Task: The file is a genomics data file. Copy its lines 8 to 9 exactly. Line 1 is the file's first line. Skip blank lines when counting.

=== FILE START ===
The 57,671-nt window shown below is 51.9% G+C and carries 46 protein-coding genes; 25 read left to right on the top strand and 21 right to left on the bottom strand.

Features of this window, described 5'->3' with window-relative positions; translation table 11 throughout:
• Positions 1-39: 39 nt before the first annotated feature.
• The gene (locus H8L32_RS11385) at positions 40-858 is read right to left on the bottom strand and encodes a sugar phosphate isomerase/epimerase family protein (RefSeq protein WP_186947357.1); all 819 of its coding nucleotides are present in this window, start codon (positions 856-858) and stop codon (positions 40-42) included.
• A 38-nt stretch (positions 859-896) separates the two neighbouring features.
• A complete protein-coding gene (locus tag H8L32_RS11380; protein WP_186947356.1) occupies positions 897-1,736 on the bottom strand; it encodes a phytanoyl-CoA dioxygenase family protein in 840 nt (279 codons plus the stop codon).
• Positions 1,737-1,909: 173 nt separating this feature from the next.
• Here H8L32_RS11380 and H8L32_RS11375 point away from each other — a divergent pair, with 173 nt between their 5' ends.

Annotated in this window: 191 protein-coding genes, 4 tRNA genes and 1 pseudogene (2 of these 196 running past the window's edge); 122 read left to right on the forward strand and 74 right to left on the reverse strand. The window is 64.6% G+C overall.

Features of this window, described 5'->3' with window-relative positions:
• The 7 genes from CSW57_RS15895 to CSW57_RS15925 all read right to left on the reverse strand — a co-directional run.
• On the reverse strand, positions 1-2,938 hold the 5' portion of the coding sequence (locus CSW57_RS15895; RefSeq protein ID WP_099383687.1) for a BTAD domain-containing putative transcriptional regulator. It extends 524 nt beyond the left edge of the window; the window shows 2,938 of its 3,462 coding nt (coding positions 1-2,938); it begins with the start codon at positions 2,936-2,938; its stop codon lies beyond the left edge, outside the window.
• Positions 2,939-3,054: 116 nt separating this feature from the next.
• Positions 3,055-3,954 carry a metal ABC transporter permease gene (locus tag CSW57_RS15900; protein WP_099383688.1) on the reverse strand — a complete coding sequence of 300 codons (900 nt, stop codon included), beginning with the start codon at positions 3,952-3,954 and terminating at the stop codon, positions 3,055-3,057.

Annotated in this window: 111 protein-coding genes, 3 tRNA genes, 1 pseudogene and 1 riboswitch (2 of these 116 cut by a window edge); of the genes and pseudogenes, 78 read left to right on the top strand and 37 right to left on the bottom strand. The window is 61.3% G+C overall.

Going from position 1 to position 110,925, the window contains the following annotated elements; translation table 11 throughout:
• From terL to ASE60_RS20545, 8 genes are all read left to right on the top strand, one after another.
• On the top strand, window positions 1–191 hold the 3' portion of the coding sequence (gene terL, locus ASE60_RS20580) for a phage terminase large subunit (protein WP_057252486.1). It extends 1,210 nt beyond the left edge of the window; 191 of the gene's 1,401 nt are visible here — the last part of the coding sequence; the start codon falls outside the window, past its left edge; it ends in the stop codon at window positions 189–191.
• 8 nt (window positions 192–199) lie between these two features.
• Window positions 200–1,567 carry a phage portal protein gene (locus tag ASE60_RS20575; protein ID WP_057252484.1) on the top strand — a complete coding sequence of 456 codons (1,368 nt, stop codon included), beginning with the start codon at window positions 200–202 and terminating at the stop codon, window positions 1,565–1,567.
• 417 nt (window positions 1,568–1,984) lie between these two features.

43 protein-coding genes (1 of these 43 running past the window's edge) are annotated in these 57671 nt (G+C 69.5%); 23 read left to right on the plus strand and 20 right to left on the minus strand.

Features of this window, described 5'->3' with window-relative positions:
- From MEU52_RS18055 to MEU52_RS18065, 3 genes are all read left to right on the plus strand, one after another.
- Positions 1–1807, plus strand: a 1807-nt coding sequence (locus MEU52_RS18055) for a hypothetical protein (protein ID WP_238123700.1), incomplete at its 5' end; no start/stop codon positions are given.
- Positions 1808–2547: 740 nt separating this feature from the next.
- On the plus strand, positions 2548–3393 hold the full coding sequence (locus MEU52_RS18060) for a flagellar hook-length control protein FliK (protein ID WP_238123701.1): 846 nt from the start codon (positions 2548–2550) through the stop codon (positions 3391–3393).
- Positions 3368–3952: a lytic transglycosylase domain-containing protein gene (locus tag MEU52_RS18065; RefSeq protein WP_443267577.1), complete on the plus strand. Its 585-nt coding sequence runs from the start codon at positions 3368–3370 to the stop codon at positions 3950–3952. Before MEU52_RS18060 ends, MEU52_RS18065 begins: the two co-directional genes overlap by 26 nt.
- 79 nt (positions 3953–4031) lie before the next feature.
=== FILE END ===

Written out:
• Here H8L32_RS11380 and H8L32_RS11375 point away from each other — a divergent pair, with 173 nt between their 5' ends.

Annotated in this window: 191 protein-coding genes, 4 tRNA genes and 1 pseudogene (2 of these 196 running past the window's edge); 122 read left to right on the forward strand and 74 right to left on the reverse strand. The window is 64.6% G+C overall.